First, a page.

Friday, July 18, 2003

Plantation Rebellion

CNN's Moneyline, currently hosted by some vapid apple polisher who knows nothing much about farm issues, aside from whatever corporate lobbyist talking points have been provided, has been airing what amounts to a corporate agribiz PR news-o-mercial disguised as journalism. Nothing new there, including the usual imbecilic stage-managed shine, costumed as news reporting from the theater department at CNN. But for more perspective on the issue of big agribusiness and its impact on "family farms", local communities and the nation as a whole, the following three writers discuss some of the important broader economic, social and political implications that surround this subject.

Part 1 - Farming, Populism, Tradition

A.V. Krebs writes:
With each passing day it becomes more apparent that our nation's family farmers are going to have to rapidly remove the shackles of the recent past, face political and economic reality and collectively organize for the future if they are to survive. {...} Either family farmers must revive and adhere to their proud agrarian populist tradition or find themselves amongst the growing number of corporate agribusiness' "excess human resources." {...} In his book The Myth of the Family Farm: Agribusiness Dominance of US Agriculture, Ingolf Voegler, a geographer at the University of Wisconsin at Eau Claire, points out that corporate agribusiness has managed to create its own self-serving "family farm" myth which it has supported collaterally by four other myths, namely, the work ethic myth, the free enterprise myth, the efficiency myth and the equal-opportunity myth. Belief in such myths has been the basis of the "conventional wisdom" that has not only exacerbated a wholesale exodus of family farmers from farming, but has reduced the role of those remaining in our food delivery system to being chattel, merely raw material providers for a giant profit-driven food manufacturing system.

It is time family farmers put aside such "conventional wisdom" that for so long has enslaved them, speak truth to corporate power and begin to act collectively in their own and in the general public's self interest.

Part 2: The Myth of the Family Farm

A.V. Krebs writes:
Thus for decades we have witnessed a wholesale exploitation of our agricultural system by corporate agribusiness and its "communities of economic interests" directed not only at driving farmers, workers and consumers apart, but also at the same time attempting to divert the taxpayers' attention away from the root causes of the this nation's chronic farm crisis.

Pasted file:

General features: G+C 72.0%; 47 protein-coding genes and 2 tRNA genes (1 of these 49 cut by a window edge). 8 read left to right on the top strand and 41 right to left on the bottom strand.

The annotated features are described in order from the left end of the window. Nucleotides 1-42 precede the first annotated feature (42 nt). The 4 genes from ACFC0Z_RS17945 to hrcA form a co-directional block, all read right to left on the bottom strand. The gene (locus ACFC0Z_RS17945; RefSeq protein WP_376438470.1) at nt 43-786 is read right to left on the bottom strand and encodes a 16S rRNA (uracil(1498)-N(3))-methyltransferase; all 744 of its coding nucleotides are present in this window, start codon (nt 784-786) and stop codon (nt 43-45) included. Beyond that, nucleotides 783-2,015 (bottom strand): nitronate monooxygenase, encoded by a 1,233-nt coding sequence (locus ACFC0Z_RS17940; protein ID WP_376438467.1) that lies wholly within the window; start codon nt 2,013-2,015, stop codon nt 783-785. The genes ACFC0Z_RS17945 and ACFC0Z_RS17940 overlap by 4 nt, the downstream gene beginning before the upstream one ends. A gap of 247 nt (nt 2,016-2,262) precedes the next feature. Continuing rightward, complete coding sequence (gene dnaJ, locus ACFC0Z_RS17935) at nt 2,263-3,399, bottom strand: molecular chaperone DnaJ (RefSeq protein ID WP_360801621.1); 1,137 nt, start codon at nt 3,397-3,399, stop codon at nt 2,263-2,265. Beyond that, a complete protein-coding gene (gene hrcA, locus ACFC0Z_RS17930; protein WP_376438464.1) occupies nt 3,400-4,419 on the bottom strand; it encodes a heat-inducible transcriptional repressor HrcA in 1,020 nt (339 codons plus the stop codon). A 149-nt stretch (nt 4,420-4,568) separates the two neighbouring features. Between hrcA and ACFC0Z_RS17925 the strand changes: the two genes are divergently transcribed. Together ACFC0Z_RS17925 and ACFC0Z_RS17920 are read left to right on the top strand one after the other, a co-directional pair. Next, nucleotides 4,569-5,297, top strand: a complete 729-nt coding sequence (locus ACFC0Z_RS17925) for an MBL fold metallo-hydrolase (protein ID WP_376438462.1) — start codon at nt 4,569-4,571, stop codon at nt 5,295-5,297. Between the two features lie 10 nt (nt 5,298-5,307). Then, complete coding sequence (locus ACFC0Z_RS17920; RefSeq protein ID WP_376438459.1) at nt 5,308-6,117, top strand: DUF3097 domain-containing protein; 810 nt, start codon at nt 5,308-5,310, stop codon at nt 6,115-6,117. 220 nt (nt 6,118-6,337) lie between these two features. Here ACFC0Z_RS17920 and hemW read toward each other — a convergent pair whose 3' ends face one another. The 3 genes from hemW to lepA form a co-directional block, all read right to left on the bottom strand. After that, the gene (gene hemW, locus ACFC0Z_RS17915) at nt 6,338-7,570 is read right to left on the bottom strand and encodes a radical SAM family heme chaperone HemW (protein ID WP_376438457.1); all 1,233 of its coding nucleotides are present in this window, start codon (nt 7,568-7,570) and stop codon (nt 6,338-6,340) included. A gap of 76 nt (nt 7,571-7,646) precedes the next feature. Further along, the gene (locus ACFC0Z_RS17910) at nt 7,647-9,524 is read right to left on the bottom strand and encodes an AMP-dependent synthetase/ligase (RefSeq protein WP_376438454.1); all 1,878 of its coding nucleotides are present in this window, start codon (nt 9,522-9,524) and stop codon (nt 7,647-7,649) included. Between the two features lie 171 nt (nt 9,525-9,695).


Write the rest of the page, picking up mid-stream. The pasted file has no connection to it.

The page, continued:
It has done this by preaching about farming practices, "excessive" government regulations, by creating artificial divisions within the farm community, and by replacing a fair price in the marketplace with an ever-escalating unfair burden of debt.

At the same time through corporate/government/land grant college planning during the past 100 years, coupled with the success of self-serving "communities of economic interests," corporate agribusiness has obtained its primary goal -- namely, destroying farmers' economic and political power through forced liquidation caused by enforced low commodity prices.

Part 3: "Privatization and Neo-Feudalism"

Bill Willers writes:
Corporate America has spent billions lobbying for deregulation of its activities and for privatization of everything from the health system to education to national parks and forests to Social Security -- a situation that would lead to ownership and control by the corporate sector and a tiny handful of the super rich of virtually every aspect of society. {...} With country and culture in the hands of a very few, democracy perishes. The great American Experiment would end not through internal weakness, but via carefully crafted "neoconservative" strategy from without, to be replaced by something resembling, more than anything else, medieval feudalism, only set in a high tech world. According to the plan now in place, "we the people" are to be the new serfs. As Thom Hartmann noted: "We're entering a new and unknown but hauntingly familiar era."

SUMMER EXTRA: Read "RURAL ROUTES" by Margot Ford McMillen, on local in-season farm markets.

And for those of you who live in the DC area......
The FRESHFARM market at Dupont Circle, located in the 1500 block of 20th Street, between Massachusetts Avenue and Q Streets, and the adjacent Riggs Bank parking lot in Northwest DC is open from 9am to 1pm every Sunday (summers) or 10am to 1 pm (winters) year-round. The market in St. Michaels, MD, located in Muskrat Park on the St. Michaels's harbor, at Willow and Green Streets, one block from Talbot Street, is open every Saturday from 8:30am to 12:30 pm until October 26.

This producer-only market ensures that the money you spend goes directly to the farmers, helping them to remain economically viable and hang on to their land. American Farmland Trust's Farming on the Edge report tells the story of our nation's disappearing farmland.